“There’s something wrong with your computer,” reports the caller who says they’re from Telstra, and then the fun begins, with the questions leading you to a website and a scam possibly ensnaring you in the process. Unfortunately, these calls are happening more frequently, and the only defence you have is knowing that it’s all a crock.

Here’s the bad news: scam calls are increasing, with Telstra — one of the companies that scammers are pretending to be calling from — telling GadgetGuy that there has been a “significant increase” in these scam calls over the past year.

“The criminals operating these scams are trying to sell customers fake software updates, or trick them into disclosing their personal details over the telephone so those details can then be used illegally,” said Peter Jamieson, Telstra’s Executive Director for Customer Advocacy.

“The increasing number of these telephone scams is concerning and customers should be alert to any attempts to trick them into disclosing their credit card or banking details over the telephone.”

These calls aren’t new, and are generally classed under a form of security called “social engineering” whereby the the callers attempt to gauge the victim’s trust by reporting that they’re from a said company, and you can trust them.

Just like with the fake Microsoft calls, the scammer will pretend to be from a company, and if you’re on a computer that doesn’t have internet security and relies on Windows, will get you to go to a site that can take control of your computer, convincing you that you need to hand over some details or pay them to fix this problem, a problem that they created by introducing you to it.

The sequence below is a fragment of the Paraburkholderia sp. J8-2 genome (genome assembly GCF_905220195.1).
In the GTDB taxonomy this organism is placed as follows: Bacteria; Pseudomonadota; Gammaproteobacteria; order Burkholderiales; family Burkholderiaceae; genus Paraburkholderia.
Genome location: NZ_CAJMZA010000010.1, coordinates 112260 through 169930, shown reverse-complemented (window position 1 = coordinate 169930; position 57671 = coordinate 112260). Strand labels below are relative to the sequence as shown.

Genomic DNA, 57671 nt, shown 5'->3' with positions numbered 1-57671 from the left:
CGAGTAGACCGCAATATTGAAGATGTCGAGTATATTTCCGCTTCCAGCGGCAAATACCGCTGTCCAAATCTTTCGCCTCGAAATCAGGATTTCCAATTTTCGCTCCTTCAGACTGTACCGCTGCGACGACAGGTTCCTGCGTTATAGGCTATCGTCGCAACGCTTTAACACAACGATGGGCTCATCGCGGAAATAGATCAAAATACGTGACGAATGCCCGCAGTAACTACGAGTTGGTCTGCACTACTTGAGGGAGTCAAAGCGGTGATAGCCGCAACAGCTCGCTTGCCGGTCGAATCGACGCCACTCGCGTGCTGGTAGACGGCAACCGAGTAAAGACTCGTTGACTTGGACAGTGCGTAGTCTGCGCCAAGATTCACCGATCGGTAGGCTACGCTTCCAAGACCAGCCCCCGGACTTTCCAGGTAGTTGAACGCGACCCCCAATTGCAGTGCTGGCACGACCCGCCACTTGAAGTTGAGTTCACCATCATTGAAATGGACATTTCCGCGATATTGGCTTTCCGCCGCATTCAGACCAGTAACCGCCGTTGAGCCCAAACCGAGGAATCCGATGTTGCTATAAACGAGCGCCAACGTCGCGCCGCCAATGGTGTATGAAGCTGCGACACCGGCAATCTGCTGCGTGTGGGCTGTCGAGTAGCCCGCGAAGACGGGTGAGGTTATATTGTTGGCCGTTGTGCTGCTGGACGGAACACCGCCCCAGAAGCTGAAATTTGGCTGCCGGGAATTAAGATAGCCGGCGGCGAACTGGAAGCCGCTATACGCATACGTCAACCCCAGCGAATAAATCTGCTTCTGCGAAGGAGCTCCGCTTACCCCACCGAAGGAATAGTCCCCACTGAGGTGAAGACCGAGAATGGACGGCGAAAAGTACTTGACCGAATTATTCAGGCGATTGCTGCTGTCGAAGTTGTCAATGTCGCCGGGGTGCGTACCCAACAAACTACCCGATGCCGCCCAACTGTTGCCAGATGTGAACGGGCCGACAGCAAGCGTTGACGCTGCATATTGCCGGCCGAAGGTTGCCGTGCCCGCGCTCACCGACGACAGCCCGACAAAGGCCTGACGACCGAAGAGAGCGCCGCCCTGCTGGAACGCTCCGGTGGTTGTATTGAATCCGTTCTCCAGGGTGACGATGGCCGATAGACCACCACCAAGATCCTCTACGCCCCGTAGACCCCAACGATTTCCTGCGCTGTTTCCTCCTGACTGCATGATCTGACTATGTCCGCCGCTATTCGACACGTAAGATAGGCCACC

This style of scam isn’t the same for all scammers, but most these days tend to be about technical support for your computer, with banking details asked for at one point during the conversation, which will later be used to take even more money.

With these calls on the rise, it’s worth noting that neither Telstra nor Microsoft will ever call you to inform you of something being wrong with your computer, unless you have started the phone call to begin with and it’s a phone call back to you.

Telstra adds that if you’re unsure if the person on the other end of the phone call isn’t who they say they are, hang up, and call the organisation using the official details to confirm.

“Telstra is encouraging its customers to protect their personal information and be particularly wary of telephone calls from numbers they don’t recognise,” said Jamieson.

And as always, make sure you have some form of internet security application on your computer, a piece of software which will likely stop remote access calls dead in its tracks.